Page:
So long as the battleground upon which Justin Trudeau chooses to contest Stephen Harper’s Conservatives remains the quagmire of hot-button headline hysterics about niqabs and guns, the New Democratic Party would be wise to stay out of it. This appears to have lately dawned on Thomas Mulcair, the cerebral Quebec liberal at the NDP’s helm, and if he can manage to steer clear of all the culture-war clickbaiting that’s going on he’ll place his party as close to the prospect of forming a government as the NDP has ever been.
It’s not just that New Democrats would be foolish to upbraid rural voters who fail to soil themselves upon hearing that Prime Minister Stephen Harper has made some offhand comment at a meeting of the Saskatchewan Association of Rural Municipalities about the good sense of having a shotgun handy if one happens to live in the backwoods.
Neither is it because Trudeau has already sewn up the demographic that is given to fainting spells at the proposition that new Canadians might be politely asked to show their faces for the brief moment it takes to swear a loyalty oath at a citizenship ceremony.
It’s true enough that Conservative MP Larry Miller was being inexcusably vulgar about the subject this week when he went full-tilt hillbilly and suggested that new Canadians unwilling to show their faces at citizenship ceremonies should be told “then stay the hell where you came from.”
But just one reason the New Democrats should stay out of these imbroglios is that there are rather more important things to attend to. As Mulcair put it in a rousing speech to New Democrats in Toronto last Sunday, Canada has reached a juncture, for the first time in its history, in which the country’s children are likely to be worse off than their parents. Roughly half of Greater Toronto’s households do not contain a single person with a full-time job. The work that’s available tends to be not just part-time but lousy. Something like 20,000 Toronto families are waiting for child-care spots they can afford.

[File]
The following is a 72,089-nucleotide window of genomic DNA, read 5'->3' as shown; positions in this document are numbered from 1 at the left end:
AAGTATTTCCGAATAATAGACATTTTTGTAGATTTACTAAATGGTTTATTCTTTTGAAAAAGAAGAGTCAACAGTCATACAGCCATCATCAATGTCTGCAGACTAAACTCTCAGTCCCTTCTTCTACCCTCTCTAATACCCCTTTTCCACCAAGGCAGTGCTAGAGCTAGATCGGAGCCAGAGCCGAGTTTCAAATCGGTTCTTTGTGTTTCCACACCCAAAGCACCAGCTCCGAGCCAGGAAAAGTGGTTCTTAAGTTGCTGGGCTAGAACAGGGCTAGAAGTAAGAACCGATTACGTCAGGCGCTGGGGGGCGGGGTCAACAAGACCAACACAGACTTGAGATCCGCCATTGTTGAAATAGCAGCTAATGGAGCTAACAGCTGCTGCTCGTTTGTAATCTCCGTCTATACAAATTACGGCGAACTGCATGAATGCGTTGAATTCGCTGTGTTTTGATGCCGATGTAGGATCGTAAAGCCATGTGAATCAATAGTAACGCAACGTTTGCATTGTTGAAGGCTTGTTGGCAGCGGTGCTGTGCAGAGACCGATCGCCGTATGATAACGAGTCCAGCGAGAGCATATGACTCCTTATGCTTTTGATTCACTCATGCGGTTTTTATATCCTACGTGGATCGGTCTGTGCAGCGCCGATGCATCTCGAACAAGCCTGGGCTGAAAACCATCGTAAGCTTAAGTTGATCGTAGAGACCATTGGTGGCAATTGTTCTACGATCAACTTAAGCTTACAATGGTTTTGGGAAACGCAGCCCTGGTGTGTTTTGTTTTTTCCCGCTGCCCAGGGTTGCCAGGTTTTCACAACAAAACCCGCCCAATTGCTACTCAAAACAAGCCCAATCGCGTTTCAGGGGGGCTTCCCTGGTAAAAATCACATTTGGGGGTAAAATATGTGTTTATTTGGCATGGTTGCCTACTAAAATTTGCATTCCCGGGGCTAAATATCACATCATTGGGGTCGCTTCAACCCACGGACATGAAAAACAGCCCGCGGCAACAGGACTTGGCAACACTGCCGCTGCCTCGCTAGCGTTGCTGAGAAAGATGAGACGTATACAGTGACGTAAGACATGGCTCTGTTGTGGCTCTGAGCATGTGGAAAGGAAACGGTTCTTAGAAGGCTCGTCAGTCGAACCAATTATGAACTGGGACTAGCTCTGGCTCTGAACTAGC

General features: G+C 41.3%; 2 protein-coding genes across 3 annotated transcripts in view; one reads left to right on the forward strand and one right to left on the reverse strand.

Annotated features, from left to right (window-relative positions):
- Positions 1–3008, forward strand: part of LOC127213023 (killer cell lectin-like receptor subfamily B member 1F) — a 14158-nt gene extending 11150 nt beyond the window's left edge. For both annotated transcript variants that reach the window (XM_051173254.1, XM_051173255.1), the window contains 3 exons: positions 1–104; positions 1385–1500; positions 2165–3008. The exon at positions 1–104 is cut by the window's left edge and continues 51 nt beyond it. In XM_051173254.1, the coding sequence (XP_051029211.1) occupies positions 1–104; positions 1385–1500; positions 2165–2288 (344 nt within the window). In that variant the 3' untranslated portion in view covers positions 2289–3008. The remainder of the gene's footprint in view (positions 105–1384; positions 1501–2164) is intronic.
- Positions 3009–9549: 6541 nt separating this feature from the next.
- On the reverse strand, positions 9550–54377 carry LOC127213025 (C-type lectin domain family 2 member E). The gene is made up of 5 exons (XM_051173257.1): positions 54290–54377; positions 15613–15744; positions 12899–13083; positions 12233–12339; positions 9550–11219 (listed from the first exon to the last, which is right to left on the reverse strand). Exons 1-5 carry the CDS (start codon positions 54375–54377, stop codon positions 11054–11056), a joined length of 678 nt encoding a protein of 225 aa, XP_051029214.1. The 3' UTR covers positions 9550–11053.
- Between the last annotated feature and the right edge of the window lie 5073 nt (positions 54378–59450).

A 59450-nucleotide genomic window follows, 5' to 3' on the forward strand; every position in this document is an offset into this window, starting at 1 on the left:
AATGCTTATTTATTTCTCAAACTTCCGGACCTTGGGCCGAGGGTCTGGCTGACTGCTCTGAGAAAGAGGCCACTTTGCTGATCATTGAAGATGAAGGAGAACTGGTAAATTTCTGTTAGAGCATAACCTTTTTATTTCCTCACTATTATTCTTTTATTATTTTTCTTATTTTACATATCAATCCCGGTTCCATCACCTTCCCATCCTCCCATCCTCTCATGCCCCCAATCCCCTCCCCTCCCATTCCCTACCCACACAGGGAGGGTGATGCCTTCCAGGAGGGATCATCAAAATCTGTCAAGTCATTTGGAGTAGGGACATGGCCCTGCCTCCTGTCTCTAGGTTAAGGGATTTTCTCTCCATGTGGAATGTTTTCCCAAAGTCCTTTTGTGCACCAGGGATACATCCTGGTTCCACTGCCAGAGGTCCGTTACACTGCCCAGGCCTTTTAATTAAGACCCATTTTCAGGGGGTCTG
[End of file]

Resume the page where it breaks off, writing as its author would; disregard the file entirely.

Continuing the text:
Mulcair’s New Democrats have developed some perfectly respectable, conventionally social-democratic notions about how to deal with these dysfunctions and make the country a better place in the bargain. An hourly federal minimum wage of $15. Rolling back the retirement age from 67 to 65. Tax cuts for small businesses. A big federal investment in child care and transit. That sort of thing.
As Postmedia’s Michael Den Tandt observed about Mulcair’s weekend foray among Upper Canada’s townies – Greater Toronto is home to roughly a sixth of the country’s working people – not once did Mulcair resort to flighty rhetoric about liberty or national security or the niqab.
Another reason this is a wise course for the New Democrats is that when you come right down to it, odd as it may seem, there isn’t much in the Conservatives’ more carefully scripted utterances about the niqab, and about what it symbolizes, that any self-respecting social democrat should not also be able to say with a clear conscience and in only a slightly different lexicon.